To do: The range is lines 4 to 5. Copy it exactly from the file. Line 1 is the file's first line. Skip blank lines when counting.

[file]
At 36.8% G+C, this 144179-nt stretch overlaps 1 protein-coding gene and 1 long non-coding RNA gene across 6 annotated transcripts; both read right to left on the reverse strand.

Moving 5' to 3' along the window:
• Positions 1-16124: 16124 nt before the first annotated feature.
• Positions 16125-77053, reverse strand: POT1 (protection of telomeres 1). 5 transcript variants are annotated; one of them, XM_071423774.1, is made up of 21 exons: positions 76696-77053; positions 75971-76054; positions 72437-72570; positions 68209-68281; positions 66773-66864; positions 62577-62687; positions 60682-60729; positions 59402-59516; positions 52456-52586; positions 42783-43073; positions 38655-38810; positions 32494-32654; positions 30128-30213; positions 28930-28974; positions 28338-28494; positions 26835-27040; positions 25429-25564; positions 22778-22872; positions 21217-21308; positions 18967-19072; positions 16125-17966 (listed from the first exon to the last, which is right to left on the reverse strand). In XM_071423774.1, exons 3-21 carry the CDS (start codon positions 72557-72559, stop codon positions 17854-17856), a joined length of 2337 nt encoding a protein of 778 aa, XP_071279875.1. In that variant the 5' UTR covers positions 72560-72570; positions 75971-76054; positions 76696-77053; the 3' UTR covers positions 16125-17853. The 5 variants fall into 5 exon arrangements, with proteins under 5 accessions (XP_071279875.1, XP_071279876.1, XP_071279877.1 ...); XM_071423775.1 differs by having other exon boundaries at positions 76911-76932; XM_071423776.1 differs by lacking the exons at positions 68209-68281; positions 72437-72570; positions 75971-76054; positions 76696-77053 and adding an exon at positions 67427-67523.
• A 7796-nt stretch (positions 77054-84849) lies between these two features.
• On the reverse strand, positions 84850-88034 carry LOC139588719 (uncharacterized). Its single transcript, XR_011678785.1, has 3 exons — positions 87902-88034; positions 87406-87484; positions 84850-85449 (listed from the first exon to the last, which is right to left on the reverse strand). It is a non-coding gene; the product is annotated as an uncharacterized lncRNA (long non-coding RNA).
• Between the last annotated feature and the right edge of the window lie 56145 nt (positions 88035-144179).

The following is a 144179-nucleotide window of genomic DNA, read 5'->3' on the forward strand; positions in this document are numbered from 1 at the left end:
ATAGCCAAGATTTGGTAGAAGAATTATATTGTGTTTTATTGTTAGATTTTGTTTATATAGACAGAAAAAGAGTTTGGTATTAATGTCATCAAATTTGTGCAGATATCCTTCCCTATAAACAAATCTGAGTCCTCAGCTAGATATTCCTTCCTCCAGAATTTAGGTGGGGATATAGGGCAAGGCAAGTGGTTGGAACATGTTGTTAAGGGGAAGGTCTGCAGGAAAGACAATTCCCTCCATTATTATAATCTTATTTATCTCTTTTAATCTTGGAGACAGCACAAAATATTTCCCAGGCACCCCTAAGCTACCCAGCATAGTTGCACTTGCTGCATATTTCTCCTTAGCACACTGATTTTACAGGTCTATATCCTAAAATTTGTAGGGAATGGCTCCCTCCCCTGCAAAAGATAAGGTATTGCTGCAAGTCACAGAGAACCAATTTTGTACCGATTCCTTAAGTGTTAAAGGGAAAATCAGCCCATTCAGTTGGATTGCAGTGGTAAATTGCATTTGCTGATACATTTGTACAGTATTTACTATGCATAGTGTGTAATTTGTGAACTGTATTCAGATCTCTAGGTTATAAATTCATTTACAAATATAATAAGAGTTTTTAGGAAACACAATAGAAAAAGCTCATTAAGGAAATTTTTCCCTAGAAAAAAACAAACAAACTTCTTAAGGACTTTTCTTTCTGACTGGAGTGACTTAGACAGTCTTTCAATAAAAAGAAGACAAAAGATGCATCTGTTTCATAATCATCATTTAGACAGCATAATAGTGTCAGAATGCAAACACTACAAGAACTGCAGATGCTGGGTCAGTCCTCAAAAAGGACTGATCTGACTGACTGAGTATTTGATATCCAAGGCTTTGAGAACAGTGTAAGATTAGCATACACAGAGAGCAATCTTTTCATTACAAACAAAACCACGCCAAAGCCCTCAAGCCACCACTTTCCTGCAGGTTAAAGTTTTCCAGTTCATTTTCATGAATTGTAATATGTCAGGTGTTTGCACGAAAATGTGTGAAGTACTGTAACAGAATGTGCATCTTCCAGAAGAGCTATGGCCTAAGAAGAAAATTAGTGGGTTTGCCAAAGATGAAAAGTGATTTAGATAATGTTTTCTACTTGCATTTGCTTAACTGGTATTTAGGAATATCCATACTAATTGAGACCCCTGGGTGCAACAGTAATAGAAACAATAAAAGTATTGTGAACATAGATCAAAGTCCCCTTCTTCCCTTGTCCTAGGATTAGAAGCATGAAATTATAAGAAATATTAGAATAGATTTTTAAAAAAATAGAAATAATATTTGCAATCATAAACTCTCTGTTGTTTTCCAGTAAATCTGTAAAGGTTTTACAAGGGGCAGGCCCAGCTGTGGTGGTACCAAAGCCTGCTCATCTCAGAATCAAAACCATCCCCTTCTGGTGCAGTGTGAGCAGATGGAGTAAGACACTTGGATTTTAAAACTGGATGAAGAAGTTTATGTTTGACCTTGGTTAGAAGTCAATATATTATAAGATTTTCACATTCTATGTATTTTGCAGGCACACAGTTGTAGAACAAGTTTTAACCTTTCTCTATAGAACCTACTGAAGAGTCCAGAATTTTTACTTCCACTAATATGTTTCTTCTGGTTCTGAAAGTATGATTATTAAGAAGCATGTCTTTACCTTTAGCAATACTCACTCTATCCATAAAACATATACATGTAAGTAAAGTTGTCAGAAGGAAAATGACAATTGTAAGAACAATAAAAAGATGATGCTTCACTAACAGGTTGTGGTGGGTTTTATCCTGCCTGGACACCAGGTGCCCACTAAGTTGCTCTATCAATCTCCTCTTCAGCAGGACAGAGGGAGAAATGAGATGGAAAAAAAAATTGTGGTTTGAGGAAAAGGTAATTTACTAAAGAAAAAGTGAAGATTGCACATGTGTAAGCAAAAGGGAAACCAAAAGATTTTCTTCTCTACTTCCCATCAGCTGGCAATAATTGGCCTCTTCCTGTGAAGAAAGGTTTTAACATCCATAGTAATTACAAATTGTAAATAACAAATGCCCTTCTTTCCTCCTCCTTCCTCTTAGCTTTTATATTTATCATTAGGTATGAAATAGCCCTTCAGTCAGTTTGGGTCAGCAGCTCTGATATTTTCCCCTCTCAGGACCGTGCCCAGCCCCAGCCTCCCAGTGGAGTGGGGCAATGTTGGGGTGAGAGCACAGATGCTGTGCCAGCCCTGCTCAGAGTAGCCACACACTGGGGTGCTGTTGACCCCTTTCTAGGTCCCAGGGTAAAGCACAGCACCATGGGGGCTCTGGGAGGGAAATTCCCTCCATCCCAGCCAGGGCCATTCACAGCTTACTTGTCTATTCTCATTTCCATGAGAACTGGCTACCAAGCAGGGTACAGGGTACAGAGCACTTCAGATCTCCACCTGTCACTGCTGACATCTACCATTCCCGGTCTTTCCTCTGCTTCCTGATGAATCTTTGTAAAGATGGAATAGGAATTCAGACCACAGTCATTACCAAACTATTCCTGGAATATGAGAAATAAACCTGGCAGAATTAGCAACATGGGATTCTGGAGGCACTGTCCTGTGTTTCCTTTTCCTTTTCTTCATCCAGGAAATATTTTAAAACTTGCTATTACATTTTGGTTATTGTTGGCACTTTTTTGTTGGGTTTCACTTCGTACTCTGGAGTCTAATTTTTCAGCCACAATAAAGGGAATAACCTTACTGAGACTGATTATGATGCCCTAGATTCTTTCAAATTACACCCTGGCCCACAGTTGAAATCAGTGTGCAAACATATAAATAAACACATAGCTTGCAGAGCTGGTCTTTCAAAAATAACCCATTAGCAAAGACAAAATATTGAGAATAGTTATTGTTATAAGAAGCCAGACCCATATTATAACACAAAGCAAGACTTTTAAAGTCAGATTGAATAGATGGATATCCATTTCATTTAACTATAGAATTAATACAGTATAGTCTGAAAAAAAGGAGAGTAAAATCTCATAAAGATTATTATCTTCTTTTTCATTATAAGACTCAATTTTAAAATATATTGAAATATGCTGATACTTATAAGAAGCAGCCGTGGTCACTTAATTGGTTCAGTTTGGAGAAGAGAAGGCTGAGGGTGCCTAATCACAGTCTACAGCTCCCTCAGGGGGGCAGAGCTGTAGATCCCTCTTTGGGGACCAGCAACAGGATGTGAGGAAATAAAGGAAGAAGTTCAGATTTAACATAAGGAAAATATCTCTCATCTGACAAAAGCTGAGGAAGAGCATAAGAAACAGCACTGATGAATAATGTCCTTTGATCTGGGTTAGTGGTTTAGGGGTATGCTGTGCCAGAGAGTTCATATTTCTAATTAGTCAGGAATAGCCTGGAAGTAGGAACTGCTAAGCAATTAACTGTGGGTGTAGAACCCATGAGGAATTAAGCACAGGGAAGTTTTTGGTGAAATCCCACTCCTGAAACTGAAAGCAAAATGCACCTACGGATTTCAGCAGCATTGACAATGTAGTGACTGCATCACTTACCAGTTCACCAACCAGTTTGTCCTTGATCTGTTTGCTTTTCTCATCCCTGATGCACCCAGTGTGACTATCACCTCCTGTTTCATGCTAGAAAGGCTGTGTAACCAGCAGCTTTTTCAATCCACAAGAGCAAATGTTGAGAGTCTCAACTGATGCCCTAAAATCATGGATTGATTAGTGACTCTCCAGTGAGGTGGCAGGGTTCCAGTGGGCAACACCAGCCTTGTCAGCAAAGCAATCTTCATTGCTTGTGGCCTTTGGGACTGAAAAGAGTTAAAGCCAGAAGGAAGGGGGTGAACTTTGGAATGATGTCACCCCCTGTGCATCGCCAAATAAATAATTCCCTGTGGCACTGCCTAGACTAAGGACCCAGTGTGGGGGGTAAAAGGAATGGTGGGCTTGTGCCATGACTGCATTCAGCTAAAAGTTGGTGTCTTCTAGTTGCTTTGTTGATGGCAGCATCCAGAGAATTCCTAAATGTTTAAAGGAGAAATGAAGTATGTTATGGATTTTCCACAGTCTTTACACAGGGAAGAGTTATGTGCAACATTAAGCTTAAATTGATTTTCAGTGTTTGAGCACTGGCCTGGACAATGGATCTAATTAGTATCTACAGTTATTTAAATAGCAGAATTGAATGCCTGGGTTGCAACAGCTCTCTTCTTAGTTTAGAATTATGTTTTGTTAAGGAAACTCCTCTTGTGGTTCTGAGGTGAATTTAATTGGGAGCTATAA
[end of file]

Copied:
• Positions 16125-77053, reverse strand: POT1 (protection of telomeres 1). 5 transcript variants are annotated; one of them, XM_071423774.1, is made up of 21 exons: positions 76696-77053; positions 75971-76054; positions 72437-72570; positions 68209-68281; positions 66773-66864; positions 62577-62687; positions 60682-60729; positions 59402-59516; positions 52456-52586; positions 42783-43073; positions 38655-38810; positions 32494-32654; positions 30128-30213; positions 28930-28974; positions 28338-28494; positions 26835-27040; positions 25429-25564; positions 22778-22872; positions 21217-21308; positions 18967-19072; positions 16125-17966 (listed from the first exon to the last, which is right to left on the reverse strand). In XM_071423774.1, exons 3-21 carry the CDS (start codon positions 72557-72559, stop codon positions 17854-17856), a joined length of 2337 nt encoding a protein of 778 aa, XP_071279875.1. In that variant the 5' UTR covers positions 72560-72570; positions 75971-76054; positions 76696-77053; the 3' UTR covers positions 16125-17853. The 5 variants fall into 5 exon arrangements, with proteins under 5 accessions (XP_071279875.1, XP_071279876.1, XP_071279877.1 ...); XM_071423775.1 differs by having other exon boundaries at positions 76911-76932; XM_071423776.1 differs by lacking the exons at positions 68209-68281; positions 72437-72570; positions 75971-76054; positions 76696-77053 and adding an exon at positions 67427-67523.
• A 7796-nt stretch (positions 77054-84849) lies between these two features.